Diego and his comrades understood that. They understood it better, in fact, than their contemporaries among the European avant-garde. Futurists, expressionists, and surrealists projected the apocalypse as they identified non-conformism with politics. They pitted subjectivity against reification and disrupted the ingrained experience of everyday life through distortion, montage, and the reconstruction of the canvas. Futurists highlighted the need for speed and ruthlessness; expressionists embraced pathos and the "spirit" of humanity; and surrealists fused consciousness with the unconscious - Marx and Freud - in fashioning what Andre Breton termed a "politics of desire." These avant-garde movements opened new vistas for future artists and new experiential possibilities. But they never touched the masses. Others were more successful. They visited Europe and overlapped with the avant-garde in the bohemian cafÈs of Barcelona, Berlin, and Paris during the 1920s. Diego Rivera and his friends understood the revolutionary and political character of their art very differently. They may have been deeply influenced by Cezanne and his (politically quiescent) cubist followers. But they blended the new technical achievements with the heritage of indigenous painters like Jorge Posada. The radically new mixed with the radical past in the work of Diego Rivera and his friends. His now famous wife, Frieda Kahlo, painted luminous self-portraits and wondrous reconstructed scenes of everyday life. David Alfara Siqueiros produced ominous propaganda paintings and left a host of unfinished murals. There was also JosÈ Clemente Orozco, whose singular works evidence not only a frustrated Christian vision of redemption but also a deep attachment to the fight of the oppressed and the experience of oppression in Mexico.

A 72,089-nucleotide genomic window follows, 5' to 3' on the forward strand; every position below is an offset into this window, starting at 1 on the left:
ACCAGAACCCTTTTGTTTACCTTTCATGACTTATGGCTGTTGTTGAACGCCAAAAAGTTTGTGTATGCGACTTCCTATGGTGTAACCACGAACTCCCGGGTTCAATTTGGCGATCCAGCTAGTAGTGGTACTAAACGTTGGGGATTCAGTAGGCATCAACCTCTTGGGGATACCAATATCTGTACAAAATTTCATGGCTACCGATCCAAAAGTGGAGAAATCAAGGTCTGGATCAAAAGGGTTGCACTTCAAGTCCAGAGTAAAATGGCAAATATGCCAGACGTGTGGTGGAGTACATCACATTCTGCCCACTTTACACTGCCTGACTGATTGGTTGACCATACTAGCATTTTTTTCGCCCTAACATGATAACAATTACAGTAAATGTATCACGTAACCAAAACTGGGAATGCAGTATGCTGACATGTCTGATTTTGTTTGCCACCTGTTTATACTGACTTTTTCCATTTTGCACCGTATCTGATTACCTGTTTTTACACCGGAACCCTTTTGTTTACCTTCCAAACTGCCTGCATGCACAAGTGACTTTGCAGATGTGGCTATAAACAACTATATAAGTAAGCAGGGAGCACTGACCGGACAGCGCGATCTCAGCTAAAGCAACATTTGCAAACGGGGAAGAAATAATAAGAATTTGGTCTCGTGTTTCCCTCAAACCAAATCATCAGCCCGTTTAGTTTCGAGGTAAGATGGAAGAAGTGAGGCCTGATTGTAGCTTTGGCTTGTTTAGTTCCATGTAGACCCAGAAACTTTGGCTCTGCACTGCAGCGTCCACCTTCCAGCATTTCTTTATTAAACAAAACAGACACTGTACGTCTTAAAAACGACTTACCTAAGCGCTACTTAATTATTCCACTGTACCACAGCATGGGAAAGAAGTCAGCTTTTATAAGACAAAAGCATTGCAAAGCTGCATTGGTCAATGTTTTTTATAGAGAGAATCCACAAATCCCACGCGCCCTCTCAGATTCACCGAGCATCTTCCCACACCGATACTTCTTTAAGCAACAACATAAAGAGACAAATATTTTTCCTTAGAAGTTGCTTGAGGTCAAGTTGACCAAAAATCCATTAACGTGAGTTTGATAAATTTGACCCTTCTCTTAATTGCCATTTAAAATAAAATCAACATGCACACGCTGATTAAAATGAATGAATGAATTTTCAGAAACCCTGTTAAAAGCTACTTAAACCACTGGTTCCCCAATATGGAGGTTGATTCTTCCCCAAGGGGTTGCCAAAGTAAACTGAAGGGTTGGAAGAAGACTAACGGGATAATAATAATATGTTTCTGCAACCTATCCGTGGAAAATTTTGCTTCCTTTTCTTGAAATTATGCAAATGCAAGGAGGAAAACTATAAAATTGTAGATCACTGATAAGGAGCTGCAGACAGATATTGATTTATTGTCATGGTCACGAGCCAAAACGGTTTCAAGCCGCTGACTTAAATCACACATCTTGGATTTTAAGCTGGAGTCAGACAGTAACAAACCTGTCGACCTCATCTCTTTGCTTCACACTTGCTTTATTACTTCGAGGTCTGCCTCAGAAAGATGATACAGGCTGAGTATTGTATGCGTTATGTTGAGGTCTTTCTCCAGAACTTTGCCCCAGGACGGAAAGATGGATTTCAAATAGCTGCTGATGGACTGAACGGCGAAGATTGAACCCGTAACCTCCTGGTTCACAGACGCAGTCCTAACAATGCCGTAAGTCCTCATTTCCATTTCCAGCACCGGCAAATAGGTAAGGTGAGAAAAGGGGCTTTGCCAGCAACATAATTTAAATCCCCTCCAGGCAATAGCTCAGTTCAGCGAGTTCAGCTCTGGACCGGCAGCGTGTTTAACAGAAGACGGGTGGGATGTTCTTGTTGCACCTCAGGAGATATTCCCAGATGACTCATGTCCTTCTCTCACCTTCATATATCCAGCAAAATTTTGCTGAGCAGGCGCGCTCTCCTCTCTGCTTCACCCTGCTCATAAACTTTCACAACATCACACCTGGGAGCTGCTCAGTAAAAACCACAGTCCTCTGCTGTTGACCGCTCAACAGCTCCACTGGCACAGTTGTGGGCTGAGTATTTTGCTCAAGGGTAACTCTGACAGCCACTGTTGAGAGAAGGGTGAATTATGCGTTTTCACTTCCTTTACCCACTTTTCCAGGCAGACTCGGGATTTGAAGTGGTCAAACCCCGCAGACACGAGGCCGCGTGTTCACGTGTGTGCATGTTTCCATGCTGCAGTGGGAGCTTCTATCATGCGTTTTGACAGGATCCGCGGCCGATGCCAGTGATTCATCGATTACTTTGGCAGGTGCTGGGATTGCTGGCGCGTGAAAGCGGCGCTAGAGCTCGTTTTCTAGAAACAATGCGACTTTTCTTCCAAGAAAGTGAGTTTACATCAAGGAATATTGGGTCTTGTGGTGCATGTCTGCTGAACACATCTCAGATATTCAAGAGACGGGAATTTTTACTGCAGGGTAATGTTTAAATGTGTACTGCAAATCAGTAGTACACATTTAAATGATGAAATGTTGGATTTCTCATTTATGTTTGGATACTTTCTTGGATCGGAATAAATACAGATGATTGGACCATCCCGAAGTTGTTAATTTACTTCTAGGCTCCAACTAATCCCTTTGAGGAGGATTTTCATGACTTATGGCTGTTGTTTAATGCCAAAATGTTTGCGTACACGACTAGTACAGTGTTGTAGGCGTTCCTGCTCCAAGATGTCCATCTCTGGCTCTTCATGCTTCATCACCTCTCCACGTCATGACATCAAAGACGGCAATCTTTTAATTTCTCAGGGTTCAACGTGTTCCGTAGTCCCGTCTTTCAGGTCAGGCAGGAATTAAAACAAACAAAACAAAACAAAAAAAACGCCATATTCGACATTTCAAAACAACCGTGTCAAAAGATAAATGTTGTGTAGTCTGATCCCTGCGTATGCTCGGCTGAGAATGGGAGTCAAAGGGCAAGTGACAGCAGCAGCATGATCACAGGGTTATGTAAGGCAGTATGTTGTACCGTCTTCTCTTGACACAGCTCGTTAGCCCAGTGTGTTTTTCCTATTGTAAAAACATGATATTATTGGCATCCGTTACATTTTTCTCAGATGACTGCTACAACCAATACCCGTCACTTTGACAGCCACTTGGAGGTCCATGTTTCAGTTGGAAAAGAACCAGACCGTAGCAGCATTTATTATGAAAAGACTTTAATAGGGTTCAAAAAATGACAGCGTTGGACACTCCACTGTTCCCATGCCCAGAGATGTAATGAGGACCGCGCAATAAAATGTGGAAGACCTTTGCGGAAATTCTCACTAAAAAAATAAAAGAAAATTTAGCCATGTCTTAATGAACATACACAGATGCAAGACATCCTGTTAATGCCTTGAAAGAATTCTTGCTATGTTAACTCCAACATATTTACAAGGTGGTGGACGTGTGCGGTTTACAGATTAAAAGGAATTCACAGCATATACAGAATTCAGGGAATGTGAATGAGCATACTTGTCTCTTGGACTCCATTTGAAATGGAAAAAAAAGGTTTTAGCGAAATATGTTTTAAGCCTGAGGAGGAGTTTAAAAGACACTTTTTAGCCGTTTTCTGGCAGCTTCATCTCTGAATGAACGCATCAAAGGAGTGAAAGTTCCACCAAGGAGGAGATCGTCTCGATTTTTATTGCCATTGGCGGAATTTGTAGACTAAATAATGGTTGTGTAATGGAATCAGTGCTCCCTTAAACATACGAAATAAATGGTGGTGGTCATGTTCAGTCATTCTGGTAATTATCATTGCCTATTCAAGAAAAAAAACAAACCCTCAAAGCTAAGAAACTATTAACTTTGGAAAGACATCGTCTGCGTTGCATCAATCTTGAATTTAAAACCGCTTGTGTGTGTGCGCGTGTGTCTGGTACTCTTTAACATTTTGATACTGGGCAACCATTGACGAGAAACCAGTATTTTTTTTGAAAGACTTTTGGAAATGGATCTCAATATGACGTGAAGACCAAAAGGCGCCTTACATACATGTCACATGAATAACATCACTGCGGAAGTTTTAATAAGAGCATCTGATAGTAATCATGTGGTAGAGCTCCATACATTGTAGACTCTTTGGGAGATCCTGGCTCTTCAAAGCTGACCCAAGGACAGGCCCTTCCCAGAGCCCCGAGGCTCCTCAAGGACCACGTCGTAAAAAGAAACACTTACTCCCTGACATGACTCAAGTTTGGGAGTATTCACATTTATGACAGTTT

Neither Diego nor his comrades had much knowledge of the political conflicts raging in the Communist International during the interwar period, never mind the theories of Marx, Lenin, or Trotsky. Most drifted in and out of the Communist Party, and Siqueiros even played a prominent role in a plot to assassinate Trotsky. Others like Kahlo and Rivera associated themselves with the great revolutionary even before his ill-fated exile in Mexico. Neither Diego nor Frieda was obsessed with immediacy or the shocking effect for its own sake, as in the case of, say, the famous cutting of the eye in the film The Andalusian Dog (1929) by Luis Bunuel and Salvador DalÌ. Conscious of themselves as "revolutionary artists" (in the dual meaning of the term) and banding together during the heroic years of the Russian Revolution, Rivera and his wife rejected abstraction as an end unto itself - the pathos so often associated with expressionism - or any doctrinaire form of socialist realism. He and his friends expressed their politics and their dreams in their work (often using surrealist techniques), even as they embodied unique mixtures of the personal and the political in a painterly anticipation of what would become known as "magic realism." This was especially the case with Kahlo, but also with Rivera, who reinvented the fresco and became, undoubtedly, the most important muralist of modernity.